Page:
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I am writing a program in C++ which is supposed to take an input string from user, print it and ask the user to type in another string again and print it again until the user presses the return key without typing any string. In that case the program should exit.

I came up with the following, but it doesn't work as desired. Any ideas?

int main(){

    string surname;
    int c;
    while (true) {
        surname = "";
        cout << "Enter surname (RETURN to quit): ";
        c = cin.get();
        if (c == '\n') {
            break;
        }
        cin >> surname;
        cout << surname << endl;
    }
    return 0;   
}
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No, I am self-learning. Small part of a problem in Stanford Engineering Everywhere CS106B assignments. – stressed_geek Feb 11 '12 at 19:10
    
As I said, small part of self-learning assignment problem-4 see.stanford.edu/materials/icspacs106b/H09-Assign1SimpleC.pdf – stressed_geek Feb 11 '12 at 19:11
up vote 2 down vote accepted

I will give you some tips so that I don't solve the problem for you, but help you along.

You don't need to read one character at a time, you can read each line into a string variable. Also, you need to use std::getline(std::cin, stringvariable) instead of cin >> stringvariable because the latter will skip all newlines until it gets to a non-newline character, so pressing enter by itself will not do anything.

After using std::getline, you can tell if the user entered anything by comparing the length of the string with 0 or calling empty on it.

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You don't need to initialize std::string like this: string surname; surname = ""; It's not necessary.

You could use getline function and then check if this string is empty like this:

string surname;
cout << "Enter surname (RETURN to quit): ";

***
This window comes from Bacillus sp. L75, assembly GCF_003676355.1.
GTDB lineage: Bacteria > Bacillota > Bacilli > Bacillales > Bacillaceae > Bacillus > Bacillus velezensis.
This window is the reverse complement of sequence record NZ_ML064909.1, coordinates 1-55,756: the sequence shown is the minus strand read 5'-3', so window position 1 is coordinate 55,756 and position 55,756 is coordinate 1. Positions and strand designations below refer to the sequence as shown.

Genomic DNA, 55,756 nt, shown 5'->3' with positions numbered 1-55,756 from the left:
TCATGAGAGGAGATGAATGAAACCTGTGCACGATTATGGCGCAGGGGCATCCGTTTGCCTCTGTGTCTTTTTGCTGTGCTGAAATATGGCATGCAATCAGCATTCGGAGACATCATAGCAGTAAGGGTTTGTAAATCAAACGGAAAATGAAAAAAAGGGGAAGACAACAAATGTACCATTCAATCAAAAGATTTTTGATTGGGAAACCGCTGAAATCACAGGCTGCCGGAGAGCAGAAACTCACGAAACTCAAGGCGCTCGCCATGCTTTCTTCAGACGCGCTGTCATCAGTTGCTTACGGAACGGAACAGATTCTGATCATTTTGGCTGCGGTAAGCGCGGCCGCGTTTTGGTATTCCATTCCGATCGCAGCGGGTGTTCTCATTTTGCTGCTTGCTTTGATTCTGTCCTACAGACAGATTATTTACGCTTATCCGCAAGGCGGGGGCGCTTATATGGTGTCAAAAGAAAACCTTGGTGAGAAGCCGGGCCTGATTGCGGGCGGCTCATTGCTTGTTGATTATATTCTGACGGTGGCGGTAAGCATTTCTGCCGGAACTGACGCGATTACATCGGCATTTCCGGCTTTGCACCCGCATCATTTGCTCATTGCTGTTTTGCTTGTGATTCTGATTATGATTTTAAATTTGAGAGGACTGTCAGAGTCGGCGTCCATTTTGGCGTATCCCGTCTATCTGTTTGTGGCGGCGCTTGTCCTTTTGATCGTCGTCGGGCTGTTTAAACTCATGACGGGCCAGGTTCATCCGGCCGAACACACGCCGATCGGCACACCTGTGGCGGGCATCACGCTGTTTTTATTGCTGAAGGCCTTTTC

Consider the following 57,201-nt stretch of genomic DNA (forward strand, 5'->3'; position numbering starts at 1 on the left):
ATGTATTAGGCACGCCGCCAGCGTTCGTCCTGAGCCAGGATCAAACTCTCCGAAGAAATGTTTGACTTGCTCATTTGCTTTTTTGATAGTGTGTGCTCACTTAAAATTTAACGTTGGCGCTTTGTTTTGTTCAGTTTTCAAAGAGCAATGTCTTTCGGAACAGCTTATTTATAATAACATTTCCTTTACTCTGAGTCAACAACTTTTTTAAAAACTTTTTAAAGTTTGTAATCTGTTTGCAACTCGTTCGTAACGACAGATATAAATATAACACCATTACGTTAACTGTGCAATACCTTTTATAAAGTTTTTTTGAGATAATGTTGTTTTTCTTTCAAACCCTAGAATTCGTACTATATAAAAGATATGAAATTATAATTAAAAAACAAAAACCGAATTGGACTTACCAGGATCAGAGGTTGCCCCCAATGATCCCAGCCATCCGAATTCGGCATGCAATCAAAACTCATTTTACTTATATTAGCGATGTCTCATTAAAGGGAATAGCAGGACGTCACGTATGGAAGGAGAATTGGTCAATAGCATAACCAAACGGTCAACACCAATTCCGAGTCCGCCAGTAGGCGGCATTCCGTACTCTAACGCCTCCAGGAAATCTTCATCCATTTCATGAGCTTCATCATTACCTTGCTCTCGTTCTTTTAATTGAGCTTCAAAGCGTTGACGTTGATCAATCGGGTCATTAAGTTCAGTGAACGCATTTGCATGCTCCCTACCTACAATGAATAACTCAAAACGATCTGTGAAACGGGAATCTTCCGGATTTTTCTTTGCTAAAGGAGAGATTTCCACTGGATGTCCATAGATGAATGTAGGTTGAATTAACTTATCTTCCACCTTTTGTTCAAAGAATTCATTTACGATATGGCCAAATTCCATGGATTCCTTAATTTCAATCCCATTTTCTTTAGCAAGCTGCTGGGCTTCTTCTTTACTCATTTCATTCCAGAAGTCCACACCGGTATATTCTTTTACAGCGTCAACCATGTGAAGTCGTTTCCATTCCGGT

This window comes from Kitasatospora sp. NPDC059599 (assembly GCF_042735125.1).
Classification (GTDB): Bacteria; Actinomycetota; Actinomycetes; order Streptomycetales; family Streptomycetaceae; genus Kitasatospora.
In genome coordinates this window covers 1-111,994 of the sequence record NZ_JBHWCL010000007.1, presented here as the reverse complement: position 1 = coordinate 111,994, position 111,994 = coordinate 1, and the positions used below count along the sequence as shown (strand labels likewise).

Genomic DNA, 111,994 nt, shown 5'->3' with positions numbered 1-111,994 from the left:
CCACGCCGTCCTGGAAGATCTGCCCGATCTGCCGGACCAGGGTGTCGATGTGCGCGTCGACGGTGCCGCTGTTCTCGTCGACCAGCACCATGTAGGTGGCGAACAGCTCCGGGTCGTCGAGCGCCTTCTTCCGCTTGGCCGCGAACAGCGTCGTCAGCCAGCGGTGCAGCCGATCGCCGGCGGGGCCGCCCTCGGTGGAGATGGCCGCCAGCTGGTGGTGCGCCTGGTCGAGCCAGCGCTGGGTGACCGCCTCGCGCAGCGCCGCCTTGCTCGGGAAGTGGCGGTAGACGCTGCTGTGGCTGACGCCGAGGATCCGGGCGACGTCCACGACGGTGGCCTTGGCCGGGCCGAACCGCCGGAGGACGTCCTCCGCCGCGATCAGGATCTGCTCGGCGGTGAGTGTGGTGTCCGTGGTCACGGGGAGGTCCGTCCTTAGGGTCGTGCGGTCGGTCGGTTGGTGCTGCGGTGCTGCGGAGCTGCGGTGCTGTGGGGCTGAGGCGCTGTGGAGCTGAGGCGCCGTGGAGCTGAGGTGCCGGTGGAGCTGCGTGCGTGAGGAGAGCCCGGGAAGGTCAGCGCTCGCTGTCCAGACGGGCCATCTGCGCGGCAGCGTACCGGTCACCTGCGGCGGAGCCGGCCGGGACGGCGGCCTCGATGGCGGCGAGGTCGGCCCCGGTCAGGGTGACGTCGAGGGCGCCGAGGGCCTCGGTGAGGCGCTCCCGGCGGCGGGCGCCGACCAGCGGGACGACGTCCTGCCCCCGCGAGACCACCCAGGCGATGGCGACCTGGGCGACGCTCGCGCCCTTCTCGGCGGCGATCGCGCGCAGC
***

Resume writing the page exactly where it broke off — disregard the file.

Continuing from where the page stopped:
while (getline(cin, surname))
{
    if (surname.empty())
        break;
    cout << surname << endl << "Enter surname (RETURN to quit): ";
}

Hope this helps.

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I don't recommend using cin >> for an interactive program. Its behaviour is well-defined, but often unexpected for user-typed input. Instead, use something like:

std::getline(std::cin, surname);

This will always wait until the user types a bunch of stuff and presses Enter, without odd behaviours like buffering data in the stream for later.

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The problem is that when asking for a string, the iostream library will always return a single word, ignoring any spaces. This is very useful in most situation. But if you want to detect an empty string, you should read a character, and check if it's a new line character first:

while(true) {
  char c;
  string surname;
  cout << "Enter surname (RETURN to quit): ";
  cin.get(c)
  if(c == '\n') break;
  cin >> surname;
  if(c != ' ' and c != '\t' and c != '\n')
    surname.insert(0, c);
}
return 0;

Note that this solution has a few problems if the name is one character long. You might need to just use cin.get to obtain the whole string ...

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